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Aug 232016

Love-TriangleWOMEN have evolved to pursue affairs in case they decide to leave their partners, scientists have suggested.

While men have similar programming, it seems that the trait is more prevalent in females.

The new research challenges the assumption that humans are meant to be monogamous and that breaking up with somebody is a sign of failure.

The “mate-switching hypothesis” suggests that humans have evolved to test their own relationships – and constantly check for better long-term options.

Scientists claim that this theory applies particularly to childless women – whose choice of partner can have a huge impact on any children they may have.

David Buss, Cari Goetz and colleagues, said in a research paper: “Lifelong monogamy does not characterise the primary mating pattern of humans. Breaking up with one partner and re-mating with another — mate switching — may more accurately characterise the common, perhaps the primary, mating strategy of humans.”

For early humans, when few lived beyond the age of 30, experimenting when it came to partners may have been the key to survival.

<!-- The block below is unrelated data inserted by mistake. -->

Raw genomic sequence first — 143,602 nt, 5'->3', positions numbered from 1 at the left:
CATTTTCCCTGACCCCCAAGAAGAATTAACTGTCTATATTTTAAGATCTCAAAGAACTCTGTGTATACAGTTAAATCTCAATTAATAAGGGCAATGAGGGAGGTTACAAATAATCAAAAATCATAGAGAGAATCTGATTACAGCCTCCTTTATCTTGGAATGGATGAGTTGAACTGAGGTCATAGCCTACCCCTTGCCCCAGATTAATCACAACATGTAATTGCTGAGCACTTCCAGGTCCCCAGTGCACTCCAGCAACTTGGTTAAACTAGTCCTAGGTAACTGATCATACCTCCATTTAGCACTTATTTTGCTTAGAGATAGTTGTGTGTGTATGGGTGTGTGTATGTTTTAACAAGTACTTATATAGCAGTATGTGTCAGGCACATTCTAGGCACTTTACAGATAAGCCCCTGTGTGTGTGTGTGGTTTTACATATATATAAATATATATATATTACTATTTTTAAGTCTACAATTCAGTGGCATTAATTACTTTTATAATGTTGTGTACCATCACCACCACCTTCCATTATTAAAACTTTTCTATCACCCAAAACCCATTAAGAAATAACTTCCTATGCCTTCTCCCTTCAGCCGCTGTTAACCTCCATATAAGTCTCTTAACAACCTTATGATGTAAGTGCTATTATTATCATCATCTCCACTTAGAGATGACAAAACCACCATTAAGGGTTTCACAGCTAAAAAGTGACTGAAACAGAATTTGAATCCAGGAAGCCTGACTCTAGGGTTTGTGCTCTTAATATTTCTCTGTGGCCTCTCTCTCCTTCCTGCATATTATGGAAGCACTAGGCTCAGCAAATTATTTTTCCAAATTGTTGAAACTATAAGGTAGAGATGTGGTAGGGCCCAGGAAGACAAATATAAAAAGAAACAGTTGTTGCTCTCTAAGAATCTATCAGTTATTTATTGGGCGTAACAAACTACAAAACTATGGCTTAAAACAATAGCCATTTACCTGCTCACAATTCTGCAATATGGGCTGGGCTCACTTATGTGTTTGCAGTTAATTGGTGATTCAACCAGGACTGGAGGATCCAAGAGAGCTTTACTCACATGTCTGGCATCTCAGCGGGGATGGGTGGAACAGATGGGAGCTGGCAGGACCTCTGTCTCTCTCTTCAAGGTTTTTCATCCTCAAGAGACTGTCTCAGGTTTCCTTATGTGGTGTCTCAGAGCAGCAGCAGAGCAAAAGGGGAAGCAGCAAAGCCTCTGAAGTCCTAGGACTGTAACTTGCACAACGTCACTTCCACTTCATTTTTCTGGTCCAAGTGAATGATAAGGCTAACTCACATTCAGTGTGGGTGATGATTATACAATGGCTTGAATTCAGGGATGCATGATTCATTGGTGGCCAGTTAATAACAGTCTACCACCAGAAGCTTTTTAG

The researchers argue: “Although break-ups are often moralised as ‘failures’, we propose that selection has sculpted a complex psychology designed to jettison current mates and acquire new ones in circumstances when mate switching would have been evolutionarily advantageous.”

Surprisingly, the paper even cites the actress Jennifer Love Hewitt, whose character in the television series The Client List said: “Husbands are like pancakes: there’s no shame in throwing the first one out.”

Their theory is also reminiscent of the tangled web of affairs featured in the 2004 film Closer, starring Natalie Portman, Clive Owen, Jude Law and Julia Roberts.

However, the ideas are proving controversial among those researching the evolution of human behaviour.

Until now the main explanation for the evolution of female infidelity was the “good genes” theory – that women are attracted to ‘less dominant’ men because they are more likely to stay with them.

Nevertheless, many women seek more masculine ‘affair’ partners — especially in their fertile period.

In evolutionary terms, this means that thy go for the “fittest” genes for their baby from the affair partner, to then have the child cared for by a more reliable long-term partner.

While this may sound devious, women’s real behaviour is more subtle.

David Buss, professor of evolutionary psychology at the University of Texas, and Goetz, assistant professor of psychology at California State University, San Bernardino, suggest that women keep track of their partner’s “mate value” – comparing it with that of single men.

They also evaluate “relationship load” — the costs imposed by partners who behave badly or fail to provide for them.

The scientists say: “Affairs serve as a form of mate insurance, keeping a backup mate should a switch become warranted in the future.”

The academics even suggest that women in positive relationships could benefit from affairs, adding: “A regular mate may cheat, defect, die, or decline in mate value. Ancestral women lacking a backup mate would have suffered a lapse in protection, and resources.”

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